Golf’s Unedifying Power Struggle
“Unedifying.” That’s the word that springs to mind surrounding the power struggle currently taking place in professional golf.
And many of us think our game is a cut above other sports. Sorry, but when it comes to professional sport, power and money are what matters. And this grand old game isn't much different from other professional sports.
More and more I’m reminded of George Peper’s words at the 2010 Association of Golf Writers’ Dinner at St Andrews. With then PGA Tour Commissioner Tim Finchem and former European Tour Chief Executive Ken Schofield sitting just a few feet from him, Peper delivered an excoriating reminder to arguably the two most powerful men in professional golf when he said:
“Golf isn’t about FedEx Cups and Race to Dubai points. If professional golf were to vanish from the earth tomorrow, golfers around the world would observe a moment of silence and then go right on playing the game they love. They’d hardly notice the professional tours had disappeared. Golf would carry on.”
Spot on then, and spot on now. If anything, the current power struggle will only alienate average golf fans more. They’re the 99% who play this game, and many of them couldn’t care less about what happens for the 1%, no matter what the professional tours tell you.
Of course, we’ve been here before. Older readers will remember the acrimonious battle involving the Professional Golfers Association and tour professionals intent on setting up a professional circuit in the 1970s.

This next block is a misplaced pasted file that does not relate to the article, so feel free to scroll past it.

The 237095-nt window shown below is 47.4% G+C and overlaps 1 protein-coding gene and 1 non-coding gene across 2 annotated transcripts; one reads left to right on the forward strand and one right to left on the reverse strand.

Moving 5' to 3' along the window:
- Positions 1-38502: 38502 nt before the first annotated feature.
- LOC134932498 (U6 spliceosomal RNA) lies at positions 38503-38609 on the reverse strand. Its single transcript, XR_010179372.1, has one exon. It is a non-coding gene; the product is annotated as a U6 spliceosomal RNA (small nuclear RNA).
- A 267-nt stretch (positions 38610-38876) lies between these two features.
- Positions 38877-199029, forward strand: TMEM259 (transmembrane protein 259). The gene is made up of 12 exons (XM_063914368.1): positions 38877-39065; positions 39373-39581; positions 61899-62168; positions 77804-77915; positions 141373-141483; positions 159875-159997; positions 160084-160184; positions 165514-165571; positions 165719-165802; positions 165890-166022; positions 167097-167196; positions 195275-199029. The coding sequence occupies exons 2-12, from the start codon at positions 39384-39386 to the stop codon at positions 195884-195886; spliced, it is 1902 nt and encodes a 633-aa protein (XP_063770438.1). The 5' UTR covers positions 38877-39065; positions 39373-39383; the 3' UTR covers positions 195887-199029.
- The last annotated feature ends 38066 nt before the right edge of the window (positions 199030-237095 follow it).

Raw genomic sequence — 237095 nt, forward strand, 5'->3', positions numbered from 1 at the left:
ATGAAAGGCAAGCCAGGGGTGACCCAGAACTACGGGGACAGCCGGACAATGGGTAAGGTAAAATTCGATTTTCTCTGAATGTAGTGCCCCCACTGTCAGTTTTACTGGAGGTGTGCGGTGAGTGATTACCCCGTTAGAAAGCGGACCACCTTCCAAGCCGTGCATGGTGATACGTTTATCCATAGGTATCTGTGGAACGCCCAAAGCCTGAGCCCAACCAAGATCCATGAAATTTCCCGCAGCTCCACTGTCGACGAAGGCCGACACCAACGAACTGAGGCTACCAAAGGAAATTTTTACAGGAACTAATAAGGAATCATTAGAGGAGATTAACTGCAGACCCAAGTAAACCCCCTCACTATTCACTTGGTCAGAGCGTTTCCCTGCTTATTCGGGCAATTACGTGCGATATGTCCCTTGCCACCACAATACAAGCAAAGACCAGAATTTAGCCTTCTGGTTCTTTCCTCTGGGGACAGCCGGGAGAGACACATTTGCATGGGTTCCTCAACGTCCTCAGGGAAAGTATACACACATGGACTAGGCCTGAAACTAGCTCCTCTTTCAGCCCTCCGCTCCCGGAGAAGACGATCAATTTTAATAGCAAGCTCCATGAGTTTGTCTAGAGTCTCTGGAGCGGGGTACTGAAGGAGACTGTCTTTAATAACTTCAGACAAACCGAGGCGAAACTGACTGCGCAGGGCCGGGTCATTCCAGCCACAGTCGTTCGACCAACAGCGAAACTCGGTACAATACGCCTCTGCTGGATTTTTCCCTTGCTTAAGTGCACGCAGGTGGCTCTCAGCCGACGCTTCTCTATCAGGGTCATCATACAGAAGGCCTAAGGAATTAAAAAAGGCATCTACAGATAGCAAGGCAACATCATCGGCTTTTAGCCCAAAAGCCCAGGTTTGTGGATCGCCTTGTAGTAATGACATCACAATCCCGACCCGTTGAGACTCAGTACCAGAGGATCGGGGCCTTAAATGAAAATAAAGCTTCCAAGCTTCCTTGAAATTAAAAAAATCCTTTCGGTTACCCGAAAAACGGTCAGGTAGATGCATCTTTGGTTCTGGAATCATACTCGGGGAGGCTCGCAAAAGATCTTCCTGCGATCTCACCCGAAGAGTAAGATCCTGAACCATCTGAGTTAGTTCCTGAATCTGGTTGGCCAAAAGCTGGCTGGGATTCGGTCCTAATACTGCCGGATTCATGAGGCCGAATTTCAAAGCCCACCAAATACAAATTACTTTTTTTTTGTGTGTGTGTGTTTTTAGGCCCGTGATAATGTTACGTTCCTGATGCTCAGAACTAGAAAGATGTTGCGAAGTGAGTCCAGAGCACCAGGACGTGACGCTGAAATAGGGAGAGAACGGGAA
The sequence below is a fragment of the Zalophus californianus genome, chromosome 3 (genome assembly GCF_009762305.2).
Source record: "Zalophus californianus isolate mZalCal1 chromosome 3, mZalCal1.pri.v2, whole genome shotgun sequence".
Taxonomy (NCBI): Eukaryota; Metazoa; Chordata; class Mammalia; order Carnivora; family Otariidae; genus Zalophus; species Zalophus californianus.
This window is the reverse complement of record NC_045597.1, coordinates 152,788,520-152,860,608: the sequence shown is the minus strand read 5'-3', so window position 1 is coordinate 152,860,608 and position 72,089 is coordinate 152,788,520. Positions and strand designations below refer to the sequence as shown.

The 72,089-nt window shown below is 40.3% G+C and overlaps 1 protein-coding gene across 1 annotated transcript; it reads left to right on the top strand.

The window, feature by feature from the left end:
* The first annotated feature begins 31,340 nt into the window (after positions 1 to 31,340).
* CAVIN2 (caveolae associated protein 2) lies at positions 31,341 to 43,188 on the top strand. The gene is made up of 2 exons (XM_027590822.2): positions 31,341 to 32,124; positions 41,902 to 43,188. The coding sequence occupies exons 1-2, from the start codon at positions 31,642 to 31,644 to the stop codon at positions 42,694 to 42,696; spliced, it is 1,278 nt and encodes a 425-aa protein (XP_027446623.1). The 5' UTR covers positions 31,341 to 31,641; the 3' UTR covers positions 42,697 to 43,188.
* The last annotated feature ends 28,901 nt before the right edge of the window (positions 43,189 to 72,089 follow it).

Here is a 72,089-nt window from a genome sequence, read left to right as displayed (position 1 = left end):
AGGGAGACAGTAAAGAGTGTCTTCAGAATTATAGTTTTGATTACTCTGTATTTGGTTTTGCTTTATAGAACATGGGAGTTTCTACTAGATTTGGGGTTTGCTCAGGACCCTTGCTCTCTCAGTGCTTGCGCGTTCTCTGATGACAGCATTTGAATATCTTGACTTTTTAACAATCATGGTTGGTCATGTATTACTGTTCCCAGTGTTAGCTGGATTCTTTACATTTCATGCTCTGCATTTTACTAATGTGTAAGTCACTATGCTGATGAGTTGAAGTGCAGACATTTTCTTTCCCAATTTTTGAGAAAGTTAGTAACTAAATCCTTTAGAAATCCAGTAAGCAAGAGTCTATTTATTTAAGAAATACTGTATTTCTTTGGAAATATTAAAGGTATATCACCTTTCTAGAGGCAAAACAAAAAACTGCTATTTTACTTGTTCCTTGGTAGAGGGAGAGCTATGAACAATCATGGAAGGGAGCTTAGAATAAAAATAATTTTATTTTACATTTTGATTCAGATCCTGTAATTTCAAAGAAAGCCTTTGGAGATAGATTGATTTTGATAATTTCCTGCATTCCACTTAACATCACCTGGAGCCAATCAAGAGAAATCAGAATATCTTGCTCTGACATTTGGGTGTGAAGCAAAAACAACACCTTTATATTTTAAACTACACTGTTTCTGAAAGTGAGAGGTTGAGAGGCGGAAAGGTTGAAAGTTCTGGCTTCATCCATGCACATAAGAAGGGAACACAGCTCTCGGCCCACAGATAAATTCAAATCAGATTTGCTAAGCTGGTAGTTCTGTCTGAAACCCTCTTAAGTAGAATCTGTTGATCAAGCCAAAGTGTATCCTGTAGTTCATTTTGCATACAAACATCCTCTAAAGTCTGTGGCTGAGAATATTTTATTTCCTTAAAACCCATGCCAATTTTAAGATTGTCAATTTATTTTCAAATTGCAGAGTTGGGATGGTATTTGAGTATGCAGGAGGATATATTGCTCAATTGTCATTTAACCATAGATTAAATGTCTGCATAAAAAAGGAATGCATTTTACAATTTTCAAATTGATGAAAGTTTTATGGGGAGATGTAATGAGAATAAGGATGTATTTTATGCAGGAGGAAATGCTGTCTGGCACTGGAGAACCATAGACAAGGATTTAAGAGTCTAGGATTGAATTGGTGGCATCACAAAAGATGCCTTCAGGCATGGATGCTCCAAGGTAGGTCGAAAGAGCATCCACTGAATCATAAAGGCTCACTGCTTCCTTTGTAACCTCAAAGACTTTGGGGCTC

Remember the “Gang of Four,” on the 2008 European Tour, when Seve Ballesteros, Jose Maria Olazabal, Nick Faldo and Bernhard Langer demanded an Extraordinary General Meeting to push for an independent audit of the European Tour books.
How about David Duval’s call for Ryder Cup players to be paid? Or when the European Tour presented the PGA with a fait accompli when it came to a share in Ryder Cup profits?
Now we have a repressive regime in Saudi Arabia threatening the status quo, the PGA Tour threatening to revoke memberships of players who sign up to the rival tour, the European Tour intimidating Ryder Cup stalwarts by telling them they will be ineligible for Ryder Cup captaincy if they join the new league, and managers and players drooling over more money than many of them are worth.
And it’s all about power, money and vested interests. So much for golf’s reputation as the “honourable game.” Unedifying perhaps doesn’t even come close.
Still, there is one positive from this whole PGA Tour versus Saudi Arabia scenario: it’s shone a light into Phil Mikelson’s true character. It’s not true that you have to play golf with someone to find out their true character, all you have to do is dangle large cheques in front of them to find out what they’re really like.
Mind you, golf fans got a true glimpse into the man that is Phil Mickelson when he publicly trashed Tom Watson in the aftermath of the 2014 Ryder Cup at Gleneagles. Unforgivable.
How do you spell “charlatan?”
#JustSaying: “In golf, as in other sports, the trick is to keep ahead of the game. Once a ruling entity allows itself to be overtaken by events, the initiative is lost and, with it, authority.” Laddie Lucas, from his book John Jacobs’ Impact on Golf